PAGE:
February 22nd, 2012
11:14 AM ET

George Kennan and the Long Telegram

Editor's Note: Dr. James M. Lindsay is a Senior Vice President at the Council on Foreign Relations and co-author of America Unbound: The Bush Revolution in Foreign Policy. Visit his blog here and follow him on Twitter.

By James M. LindsayCFR.org

Foreign service officers posted in embassies and consulates around the world send cables to Washington every day. Much of what they write is forgotten even before it is read at the State Department. A few cables gain notoriety when they are leaked to the public. Almost none help change the course of history. But the cable that George F. Kennan sent to his  State Department superiors from Moscow on February 22, 1946 did just that.

Hopes in the United States were high during the winter of 1945-46. World War II had ended with the defeat of Japan and Nazi Germany. Many Americans expected that Washington would build on the relationship with its wartime ally, the Soviet Union. They shared the conclusion that Gen. Dwight D. Eisenhower reached visiting Moscow in 1945:  “Nothing guides Russian policy so much as a desire for friendship with the United States.” But by late fall 1945 the alliance began to unravel as Moscow pushed to carve out a sphere of influence in the Balkans, a prelude to what would become Soviet domination of Eastern Europe.

FULL POST

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Topics: History
Lindsay: Celebrating the presidents
(Circa 1787): George Washington (1732 - 1799), commander-in-chief of the Continental Army during the American War of Independence and the first president of the United States. An engraving by H. B. Hall. (Getty Images)
February 20th, 2012
03:35 PM ET

Lindsay: Celebrating the presidents

Editor's Note: Dr. James M. Lindsay is a Senior Vice President at the Council on Foreign Relations and co-author of America Unbound: The Bush Revolution in Foreign Policy. Visit his blog here and follow him on Twitter.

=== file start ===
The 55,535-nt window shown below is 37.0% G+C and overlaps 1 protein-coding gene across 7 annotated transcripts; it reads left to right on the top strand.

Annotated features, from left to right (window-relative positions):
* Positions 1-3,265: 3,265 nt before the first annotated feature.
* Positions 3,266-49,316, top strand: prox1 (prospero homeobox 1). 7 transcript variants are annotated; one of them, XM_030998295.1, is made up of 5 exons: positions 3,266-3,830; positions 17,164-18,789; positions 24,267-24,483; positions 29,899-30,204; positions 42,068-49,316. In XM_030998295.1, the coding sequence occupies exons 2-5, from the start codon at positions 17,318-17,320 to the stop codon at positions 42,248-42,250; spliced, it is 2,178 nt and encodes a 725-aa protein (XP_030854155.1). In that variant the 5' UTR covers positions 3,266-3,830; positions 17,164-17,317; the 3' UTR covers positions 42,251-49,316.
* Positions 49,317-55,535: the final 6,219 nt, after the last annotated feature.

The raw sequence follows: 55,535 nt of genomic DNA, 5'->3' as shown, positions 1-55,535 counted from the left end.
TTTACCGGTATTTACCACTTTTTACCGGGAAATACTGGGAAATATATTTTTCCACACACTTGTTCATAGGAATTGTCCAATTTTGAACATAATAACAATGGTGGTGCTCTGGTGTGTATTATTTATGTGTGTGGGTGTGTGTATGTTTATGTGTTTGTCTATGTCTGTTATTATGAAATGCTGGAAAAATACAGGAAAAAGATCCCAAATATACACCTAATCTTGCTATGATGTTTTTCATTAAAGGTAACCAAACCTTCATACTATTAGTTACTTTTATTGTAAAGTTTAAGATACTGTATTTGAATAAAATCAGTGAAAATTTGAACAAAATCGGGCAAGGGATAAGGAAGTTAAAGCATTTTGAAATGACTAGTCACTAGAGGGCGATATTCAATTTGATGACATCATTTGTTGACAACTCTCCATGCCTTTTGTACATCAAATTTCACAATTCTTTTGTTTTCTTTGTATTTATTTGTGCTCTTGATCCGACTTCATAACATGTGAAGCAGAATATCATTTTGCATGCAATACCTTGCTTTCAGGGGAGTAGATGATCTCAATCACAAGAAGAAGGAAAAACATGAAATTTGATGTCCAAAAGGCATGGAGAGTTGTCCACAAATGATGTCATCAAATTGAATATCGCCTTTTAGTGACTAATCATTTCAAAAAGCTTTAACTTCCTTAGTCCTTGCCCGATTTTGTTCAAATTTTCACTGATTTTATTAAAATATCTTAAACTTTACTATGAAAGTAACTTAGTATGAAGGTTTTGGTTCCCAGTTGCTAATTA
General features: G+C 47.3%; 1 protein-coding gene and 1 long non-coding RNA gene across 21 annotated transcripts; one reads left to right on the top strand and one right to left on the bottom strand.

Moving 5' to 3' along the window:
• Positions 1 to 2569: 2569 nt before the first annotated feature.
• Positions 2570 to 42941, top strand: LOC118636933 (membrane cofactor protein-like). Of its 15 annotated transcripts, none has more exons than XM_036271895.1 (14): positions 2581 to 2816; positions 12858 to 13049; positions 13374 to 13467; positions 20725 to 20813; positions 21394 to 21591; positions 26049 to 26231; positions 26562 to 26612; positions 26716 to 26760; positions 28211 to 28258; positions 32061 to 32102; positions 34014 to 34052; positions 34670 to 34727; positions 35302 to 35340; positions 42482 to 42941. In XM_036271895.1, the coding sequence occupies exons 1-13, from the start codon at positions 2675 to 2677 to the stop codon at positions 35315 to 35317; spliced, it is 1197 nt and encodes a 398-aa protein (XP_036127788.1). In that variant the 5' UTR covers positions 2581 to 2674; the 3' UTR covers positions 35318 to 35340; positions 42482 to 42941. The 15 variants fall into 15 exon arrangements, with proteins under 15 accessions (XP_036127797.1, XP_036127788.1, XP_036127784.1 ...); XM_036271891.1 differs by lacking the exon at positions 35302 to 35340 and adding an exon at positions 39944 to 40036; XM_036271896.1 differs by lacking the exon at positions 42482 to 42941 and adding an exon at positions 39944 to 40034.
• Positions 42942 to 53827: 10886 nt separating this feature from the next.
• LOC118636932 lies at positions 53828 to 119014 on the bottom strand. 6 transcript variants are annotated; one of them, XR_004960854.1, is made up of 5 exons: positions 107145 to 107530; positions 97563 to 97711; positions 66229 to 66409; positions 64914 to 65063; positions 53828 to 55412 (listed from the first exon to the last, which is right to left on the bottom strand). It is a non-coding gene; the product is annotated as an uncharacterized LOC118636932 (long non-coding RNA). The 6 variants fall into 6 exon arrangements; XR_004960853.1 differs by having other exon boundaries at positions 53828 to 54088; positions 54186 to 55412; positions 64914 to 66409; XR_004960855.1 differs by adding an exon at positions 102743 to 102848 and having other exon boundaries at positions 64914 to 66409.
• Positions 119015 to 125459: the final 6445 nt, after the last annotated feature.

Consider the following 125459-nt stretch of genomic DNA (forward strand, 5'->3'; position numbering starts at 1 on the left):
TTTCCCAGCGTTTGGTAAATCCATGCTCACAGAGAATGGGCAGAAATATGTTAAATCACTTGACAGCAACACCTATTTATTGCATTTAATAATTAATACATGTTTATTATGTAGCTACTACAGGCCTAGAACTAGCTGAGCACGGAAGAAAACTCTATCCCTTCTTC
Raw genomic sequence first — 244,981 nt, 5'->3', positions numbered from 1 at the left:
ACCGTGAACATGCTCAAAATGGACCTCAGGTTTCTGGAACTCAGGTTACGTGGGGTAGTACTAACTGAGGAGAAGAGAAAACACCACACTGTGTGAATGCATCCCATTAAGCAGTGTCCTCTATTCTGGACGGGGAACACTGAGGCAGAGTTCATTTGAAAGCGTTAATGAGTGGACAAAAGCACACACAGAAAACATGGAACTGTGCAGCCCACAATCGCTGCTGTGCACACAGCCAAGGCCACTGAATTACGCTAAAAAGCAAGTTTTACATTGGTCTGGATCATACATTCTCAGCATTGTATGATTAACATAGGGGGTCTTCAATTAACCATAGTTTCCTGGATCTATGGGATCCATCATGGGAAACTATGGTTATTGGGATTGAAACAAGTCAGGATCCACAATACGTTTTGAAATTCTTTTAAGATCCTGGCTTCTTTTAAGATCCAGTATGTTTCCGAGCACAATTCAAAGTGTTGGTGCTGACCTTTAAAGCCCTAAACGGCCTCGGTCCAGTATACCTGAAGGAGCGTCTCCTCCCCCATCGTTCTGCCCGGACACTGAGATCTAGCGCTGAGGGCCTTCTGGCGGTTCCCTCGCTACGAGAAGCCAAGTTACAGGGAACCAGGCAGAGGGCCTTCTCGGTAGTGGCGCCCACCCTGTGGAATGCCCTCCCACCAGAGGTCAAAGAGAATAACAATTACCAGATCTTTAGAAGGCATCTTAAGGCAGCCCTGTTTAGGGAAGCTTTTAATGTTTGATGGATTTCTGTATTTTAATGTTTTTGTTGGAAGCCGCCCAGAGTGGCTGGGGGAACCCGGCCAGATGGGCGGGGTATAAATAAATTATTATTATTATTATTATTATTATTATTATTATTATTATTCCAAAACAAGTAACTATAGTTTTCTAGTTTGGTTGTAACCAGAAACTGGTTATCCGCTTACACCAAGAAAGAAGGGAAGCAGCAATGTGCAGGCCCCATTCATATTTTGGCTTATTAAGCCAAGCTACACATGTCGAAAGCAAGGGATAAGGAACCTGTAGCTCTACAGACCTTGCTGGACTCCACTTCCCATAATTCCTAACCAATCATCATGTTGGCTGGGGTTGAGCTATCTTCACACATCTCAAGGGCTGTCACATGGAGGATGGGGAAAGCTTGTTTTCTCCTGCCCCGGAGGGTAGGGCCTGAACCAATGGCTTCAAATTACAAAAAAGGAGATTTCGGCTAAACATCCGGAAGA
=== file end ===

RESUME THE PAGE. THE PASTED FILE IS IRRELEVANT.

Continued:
By James M. LindsayCFR.org

A few presidents have loved the job. Teddy Roosevelt said “No president has ever enjoyed himself as much as I have enjoyed myself.” Most other presidents, though, have found the job demanding, perhaps too demanding. James K. Polk pretty much worked himself to exhaustion. Zachary Taylor, the hero of the Mexican-American War, found being president harder than leading men into battle. Dwight Eisenhower had a heart attack from the stress of leading the Free World.Many presidents express relief once they can be called “former president.” This trend started early. John Adams told his wife Abigail that George Washington looked too happy watching him take the oath of office. “Me–thought I heard him say, ‘Ay, I am fairly out and you fairly in! See which of us will be happiest!”

Andrew Johnson, who was impeached by the House but acquitted by the Senate, returned to Capitol Hill six years after leaving the White House as senator from Tennessee. When an acquaintance mentioned that his new accommodations were smaller than his old ones at the White House, he replied: “But they are more comfortable.” Rutherford B. Hayes longed to escape what he called a “life of bondage, responsibility, and toil.”

FULL POST

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Topics: History • United States
February 14th, 2012
01:44 PM ET

Lindsay: Is Chinese investment good for the United States?

Editor's Note: Dr. James M. Lindsay is a Senior Vice President at the Council on Foreign Relations and co-author of America Unbound: The Bush Revolution in Foreign Policy. Visit his blog here and follow him on Twitter. This piece is reposted with permission of CFR.org.

By James M. LindsayCFR.org

Xi Jinping visits the White House Tuesday. One of the topics on the agenda is the future of Chinese investment in the United States. It may sound like a pedestrian topic, but it has the potential to be politically explosive.China certainly has a lot of money to invest overseas. That’s one of the benefits that comes with being a creditor nation that sells the world more than it buys. As the chart below shows, China has more than $68 billion in overseas investments, up from less than $10 billion six years ago. (China is still a piker compared to the Netherlands—$3.78 trillion in outward foreign direct investment in 2010—let alone the United States—$3.91 trillion in overseas investments, also in 2010. That’s the benefit of getting a decades-long, if not centuries-long, head start.) FULL POST

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Topics: China • United States